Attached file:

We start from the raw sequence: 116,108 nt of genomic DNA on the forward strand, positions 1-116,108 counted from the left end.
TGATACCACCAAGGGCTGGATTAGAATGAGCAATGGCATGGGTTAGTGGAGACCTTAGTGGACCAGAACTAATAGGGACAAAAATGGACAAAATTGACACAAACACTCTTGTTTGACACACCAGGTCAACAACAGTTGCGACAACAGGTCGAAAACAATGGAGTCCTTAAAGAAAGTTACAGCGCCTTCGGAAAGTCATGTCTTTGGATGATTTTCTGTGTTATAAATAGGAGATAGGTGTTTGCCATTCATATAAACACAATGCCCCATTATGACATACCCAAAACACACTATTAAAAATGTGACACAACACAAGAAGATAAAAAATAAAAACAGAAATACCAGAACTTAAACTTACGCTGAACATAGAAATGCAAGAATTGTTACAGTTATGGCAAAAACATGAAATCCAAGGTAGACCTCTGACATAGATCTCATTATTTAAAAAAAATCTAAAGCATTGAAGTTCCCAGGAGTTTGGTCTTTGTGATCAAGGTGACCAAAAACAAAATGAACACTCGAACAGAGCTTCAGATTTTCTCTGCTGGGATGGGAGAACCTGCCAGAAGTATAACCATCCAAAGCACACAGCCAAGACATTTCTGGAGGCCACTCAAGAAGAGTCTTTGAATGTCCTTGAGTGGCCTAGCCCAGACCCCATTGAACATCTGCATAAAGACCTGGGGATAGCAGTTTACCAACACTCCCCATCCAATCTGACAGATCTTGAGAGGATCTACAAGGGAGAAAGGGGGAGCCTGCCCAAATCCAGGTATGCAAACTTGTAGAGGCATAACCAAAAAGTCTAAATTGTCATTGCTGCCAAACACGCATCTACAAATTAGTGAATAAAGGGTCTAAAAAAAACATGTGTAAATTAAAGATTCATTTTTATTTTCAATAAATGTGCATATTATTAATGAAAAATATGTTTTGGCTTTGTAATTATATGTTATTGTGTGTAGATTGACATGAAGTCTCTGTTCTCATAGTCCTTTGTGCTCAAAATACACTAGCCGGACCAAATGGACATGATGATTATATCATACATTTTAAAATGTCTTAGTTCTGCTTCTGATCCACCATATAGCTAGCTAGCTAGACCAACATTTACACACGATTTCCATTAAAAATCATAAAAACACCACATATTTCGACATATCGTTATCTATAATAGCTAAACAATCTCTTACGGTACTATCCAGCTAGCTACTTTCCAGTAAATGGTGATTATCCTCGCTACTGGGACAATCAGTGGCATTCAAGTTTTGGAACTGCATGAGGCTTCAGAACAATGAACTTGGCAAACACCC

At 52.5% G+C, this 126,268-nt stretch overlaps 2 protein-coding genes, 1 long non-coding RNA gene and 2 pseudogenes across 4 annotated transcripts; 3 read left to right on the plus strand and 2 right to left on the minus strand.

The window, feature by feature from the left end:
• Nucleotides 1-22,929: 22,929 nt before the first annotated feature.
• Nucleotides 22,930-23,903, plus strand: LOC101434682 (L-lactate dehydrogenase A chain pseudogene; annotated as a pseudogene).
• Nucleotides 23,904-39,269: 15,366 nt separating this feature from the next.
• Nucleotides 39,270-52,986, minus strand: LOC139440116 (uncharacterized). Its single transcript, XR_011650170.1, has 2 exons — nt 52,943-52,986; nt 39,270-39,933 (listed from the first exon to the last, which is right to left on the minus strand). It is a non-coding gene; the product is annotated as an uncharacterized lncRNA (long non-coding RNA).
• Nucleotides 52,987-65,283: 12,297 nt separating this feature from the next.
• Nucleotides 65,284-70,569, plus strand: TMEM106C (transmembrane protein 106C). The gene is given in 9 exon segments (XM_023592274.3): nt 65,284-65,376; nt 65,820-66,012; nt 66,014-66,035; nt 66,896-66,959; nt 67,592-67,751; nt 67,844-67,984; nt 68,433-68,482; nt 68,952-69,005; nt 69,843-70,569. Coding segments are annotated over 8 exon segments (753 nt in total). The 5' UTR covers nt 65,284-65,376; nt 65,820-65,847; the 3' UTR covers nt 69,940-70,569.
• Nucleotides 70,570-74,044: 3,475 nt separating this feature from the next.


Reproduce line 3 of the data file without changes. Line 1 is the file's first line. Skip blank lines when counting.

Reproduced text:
At 52.5% G+C, this 126,268-nt stretch overlaps 2 protein-coding genes, 1 long non-coding RNA gene and 2 pseudogenes across 4 annotated transcripts; 3 read left to right on the plus strand and 2 right to left on the minus strand.